Starting Solids


Joaco yogurt 2 fadedWhen should you start?

Around 4 months you can start giving little tastes of the foods you’re eating – a dab of your pasta sauce, a tiny taste of your oatmeal… just nothing that poses a choking hazard.


Which foods are best?

Consistency is key. Steam or roast the veggies first. Start off with more runny purees and gradually make them thicker. Good first foods to puree include:

  • avocado
  • banana
  • sweet potato or yam
  • winter squash or pumpkin
  • oatmeal (finely ground)
  • cooked apples & pears
  • peas
  • chicken & turkey
  • smoothies – even the ones you drink, provided you don’t add supplements. My kids loved green smoothie this recipe in slushy and popsicle form.


Which foods should I avoid?

Literally nothing is off limits, with the one exception of honey. (Honey may contain botulism spores, which can be harmful to the immature digestive system.)


There’s no need to salt the foods you make for baby, since they get plenty of sodium from breast milk, formula and foods that naturally contain it. But you can certainly offer tastes of your food even though it’s salted. In fact, I often puree whatever we’re eating (spaghetti and meatballs, salmon and asparagus, etc.) and give it to my 8 month old.


Try to avoid anything with added sugar and even 100% fruit juice. You don’t want your baby to get hooked on that super sweet flavor. They’ll discover M&Ms before you know it and then all your good intentions will be corrupted.


What about allergens?

Even common allergens like peanut butter and eggs are fine to introduce early on. In fact, I recommend it. The latest research shows that early introduction is actually associated with lower incidence of allergies, which is the opposite of what our parents were told.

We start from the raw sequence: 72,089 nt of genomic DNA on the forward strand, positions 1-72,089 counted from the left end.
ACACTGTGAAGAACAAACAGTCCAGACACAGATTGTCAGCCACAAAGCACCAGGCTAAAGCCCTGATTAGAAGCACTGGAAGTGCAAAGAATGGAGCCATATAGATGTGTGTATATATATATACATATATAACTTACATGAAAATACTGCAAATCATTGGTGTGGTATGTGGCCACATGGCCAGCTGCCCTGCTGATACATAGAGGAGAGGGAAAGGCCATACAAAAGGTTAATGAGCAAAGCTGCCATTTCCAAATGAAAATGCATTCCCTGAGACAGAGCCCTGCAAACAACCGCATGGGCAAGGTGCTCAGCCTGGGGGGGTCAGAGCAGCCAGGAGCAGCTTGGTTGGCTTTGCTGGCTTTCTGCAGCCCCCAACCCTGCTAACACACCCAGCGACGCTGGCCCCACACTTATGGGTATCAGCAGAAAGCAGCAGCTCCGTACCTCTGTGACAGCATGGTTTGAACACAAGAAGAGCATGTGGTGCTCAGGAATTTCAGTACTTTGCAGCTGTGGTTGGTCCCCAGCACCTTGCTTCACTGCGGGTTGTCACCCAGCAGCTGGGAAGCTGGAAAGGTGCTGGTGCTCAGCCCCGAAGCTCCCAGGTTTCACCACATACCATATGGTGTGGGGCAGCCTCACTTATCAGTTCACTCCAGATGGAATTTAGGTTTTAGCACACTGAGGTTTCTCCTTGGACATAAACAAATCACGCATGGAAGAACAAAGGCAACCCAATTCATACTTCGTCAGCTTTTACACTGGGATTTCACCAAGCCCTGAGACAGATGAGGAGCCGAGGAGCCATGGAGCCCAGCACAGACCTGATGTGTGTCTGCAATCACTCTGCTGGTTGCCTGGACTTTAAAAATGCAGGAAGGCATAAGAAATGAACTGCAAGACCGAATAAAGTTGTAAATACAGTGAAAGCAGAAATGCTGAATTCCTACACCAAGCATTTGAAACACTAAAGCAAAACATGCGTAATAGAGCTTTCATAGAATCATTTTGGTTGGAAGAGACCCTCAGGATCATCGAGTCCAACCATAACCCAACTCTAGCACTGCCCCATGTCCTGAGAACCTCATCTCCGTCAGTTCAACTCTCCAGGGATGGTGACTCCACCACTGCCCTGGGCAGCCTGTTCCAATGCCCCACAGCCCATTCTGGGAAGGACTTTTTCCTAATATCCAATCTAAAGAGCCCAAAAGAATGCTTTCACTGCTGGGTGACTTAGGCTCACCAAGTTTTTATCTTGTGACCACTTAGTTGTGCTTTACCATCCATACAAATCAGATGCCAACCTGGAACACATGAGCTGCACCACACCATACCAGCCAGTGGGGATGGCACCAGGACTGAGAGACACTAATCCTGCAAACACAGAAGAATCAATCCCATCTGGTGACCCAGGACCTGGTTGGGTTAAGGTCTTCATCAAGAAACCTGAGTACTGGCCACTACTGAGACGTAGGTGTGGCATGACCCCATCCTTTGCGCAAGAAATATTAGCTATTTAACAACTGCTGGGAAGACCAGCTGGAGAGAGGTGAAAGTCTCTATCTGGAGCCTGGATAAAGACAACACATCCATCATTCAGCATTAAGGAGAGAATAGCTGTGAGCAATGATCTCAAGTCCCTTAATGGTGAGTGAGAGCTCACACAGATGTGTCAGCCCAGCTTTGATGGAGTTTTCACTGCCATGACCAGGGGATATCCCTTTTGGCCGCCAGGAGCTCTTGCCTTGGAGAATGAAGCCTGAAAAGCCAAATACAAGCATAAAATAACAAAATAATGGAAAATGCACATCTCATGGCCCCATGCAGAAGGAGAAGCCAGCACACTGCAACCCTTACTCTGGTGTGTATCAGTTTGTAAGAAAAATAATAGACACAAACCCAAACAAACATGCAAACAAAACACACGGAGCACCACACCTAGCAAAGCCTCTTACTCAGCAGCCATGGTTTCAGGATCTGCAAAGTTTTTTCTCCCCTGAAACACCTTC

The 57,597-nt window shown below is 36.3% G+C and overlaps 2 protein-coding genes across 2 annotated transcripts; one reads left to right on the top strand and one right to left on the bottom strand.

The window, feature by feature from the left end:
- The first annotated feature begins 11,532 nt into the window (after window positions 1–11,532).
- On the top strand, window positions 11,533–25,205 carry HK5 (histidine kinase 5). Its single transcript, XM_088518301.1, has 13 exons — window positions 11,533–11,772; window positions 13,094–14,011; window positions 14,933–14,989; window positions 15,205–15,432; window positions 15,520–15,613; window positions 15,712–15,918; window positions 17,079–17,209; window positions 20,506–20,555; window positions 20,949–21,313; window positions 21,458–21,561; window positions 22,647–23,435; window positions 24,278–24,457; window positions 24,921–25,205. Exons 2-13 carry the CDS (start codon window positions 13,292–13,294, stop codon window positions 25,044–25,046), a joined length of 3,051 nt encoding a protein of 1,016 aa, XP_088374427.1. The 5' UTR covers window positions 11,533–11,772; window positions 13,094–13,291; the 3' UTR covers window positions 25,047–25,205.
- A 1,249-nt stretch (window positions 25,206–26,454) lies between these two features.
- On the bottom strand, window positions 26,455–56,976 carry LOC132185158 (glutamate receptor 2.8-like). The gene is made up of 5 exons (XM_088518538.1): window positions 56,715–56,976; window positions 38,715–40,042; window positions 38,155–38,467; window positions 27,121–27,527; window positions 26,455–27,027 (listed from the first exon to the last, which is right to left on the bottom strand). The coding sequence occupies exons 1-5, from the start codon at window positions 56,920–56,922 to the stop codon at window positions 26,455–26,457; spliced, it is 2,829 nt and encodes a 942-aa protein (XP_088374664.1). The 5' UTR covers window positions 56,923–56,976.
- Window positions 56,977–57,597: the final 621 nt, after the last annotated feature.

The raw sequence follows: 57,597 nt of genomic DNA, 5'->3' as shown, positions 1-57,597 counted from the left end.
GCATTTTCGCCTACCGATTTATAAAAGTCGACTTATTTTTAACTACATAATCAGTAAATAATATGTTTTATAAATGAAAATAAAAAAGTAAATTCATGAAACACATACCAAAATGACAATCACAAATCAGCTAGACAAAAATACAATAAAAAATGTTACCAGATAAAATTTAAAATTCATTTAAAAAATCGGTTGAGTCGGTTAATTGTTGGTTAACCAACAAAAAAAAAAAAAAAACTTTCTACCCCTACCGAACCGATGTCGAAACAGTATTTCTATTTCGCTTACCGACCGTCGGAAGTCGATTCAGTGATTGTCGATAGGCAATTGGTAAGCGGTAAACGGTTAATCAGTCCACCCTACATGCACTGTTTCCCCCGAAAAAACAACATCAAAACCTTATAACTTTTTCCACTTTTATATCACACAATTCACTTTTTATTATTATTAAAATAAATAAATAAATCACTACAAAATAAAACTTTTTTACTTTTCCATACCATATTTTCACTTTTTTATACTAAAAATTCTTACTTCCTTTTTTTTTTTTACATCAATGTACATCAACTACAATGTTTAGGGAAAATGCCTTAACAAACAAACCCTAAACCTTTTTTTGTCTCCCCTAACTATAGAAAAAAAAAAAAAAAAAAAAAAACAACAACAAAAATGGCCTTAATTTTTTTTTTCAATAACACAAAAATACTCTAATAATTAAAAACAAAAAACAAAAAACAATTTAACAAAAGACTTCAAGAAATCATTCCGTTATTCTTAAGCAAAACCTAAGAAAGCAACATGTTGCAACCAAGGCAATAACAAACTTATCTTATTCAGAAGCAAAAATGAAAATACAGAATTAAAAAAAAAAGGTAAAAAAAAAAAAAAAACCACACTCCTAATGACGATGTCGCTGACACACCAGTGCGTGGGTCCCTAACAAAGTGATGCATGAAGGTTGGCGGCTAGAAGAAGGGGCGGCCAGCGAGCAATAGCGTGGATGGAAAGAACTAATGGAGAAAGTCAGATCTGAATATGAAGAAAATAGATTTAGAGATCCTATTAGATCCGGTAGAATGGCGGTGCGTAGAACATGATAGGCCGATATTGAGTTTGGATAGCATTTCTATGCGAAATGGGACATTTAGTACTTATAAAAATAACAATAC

If your baby is sensitive and you’re worried about allergens, just pay attention and try to intro only one allergenic food every few days so you can quickly identify and eliminate any triggers. You can try reintroducing again in a few weeks. The most common food allergens are:

  • Milk
  • Eggs
  • Fish
  • Shellfish (crab, lobster, shrimp)
  • Tree nuts (almonds, walnuts, pecans, hazelnuts, cashews, pistachios, Brazil nuts)
  • Peanuts
  • Wheat
  • Soybeans

What about cow’s milk?

I recommend avoiding cow’s milk for the first year. Cow’s milk is hard to digest and can interfere with iron absorption. Yogurt and cheese are okay, because they’re easier to digest. But don’t go crazy on these. A lot of kids are sensitive to dairy, which can manifest as frequent colds and eczema. One 4 oz serving of yogurt and a few small pieces of cheese a day should be fine.


How to tell if baby is ready

Read the baby’s cues, but by 6 months, most babies are ready for more than their liquid diet. If they’re reaching for your food and seem curious about the process, they’re probably ready. Make sure baby can sit up (at least assisted) and hold their head up well. If not, they’re not ready for the muscle coordination of swallowing solids.

If you’re like me and are super paranoid about choking, you can use a mesh food holder, like this one, to introduce foods like apples, watermelon, and cooked sweet potatoes.


How much?

When you first start, food is just for tasting. As the weeks and months go by, let the baby eat as little or as much as he/she wants. Some babies eat just 4 oz of pureed food a day, while others can eat 6x this much. Breast milk or formula should make up the majority of their diet for the first year.


What about water?

As soon as the baby starts eating solids, you can introduce a sippy cup along with the food. If your baby is underweight, your doc might recommend waiting to introduce water so it doesn’t start replacing the milk the baby still needs. Introducing water (not juice!) from an early age sets your child up for a lifetime of healthy hydration.


Finger foods

Shortly after babies discover how great this whole eating thing is, they’ll want to start taking control. You can offer finger foods right away (after 6 months). Just make sure they’re soft enough to gum and not too sticky to swallow. Good options include:

  • chunks of banana and avocado rolled up in baby cereal (so it’s not too slippery)
  • chopped plums, pears & peaches
  • cooked carrots & squash cubes
  • diced cheese
  • scrambled eggs
  • O-shaped cereal
  • mashed canned beans
  • diced chicken & turkey
  • pieces of cooked noodles


Sample schedule 8+ months

All babies are different, but a typical day might look something like this…


7am: Awake, breast milk: 6-10 oz

8am: Breakfast: ¼ cup baby oatmeal + ½ mashed up banana + ½ tsp nut butter

9-10am: nap

10:30am: Lunch: 4-8 oz pureed food (like chicken & sweet potato)

12:30pm: Breast milk or formula: 6-10 oz

1-3pm: nap

3pm: Snack: 4 oz whole milk plain yogurt mixed with 2 oz apple sauce

5:30pm: Dinner: 4-8 oz pureed food (like peas & carrots, rice & lentils)

7pm: Breast milk or formula: 6-10 oz





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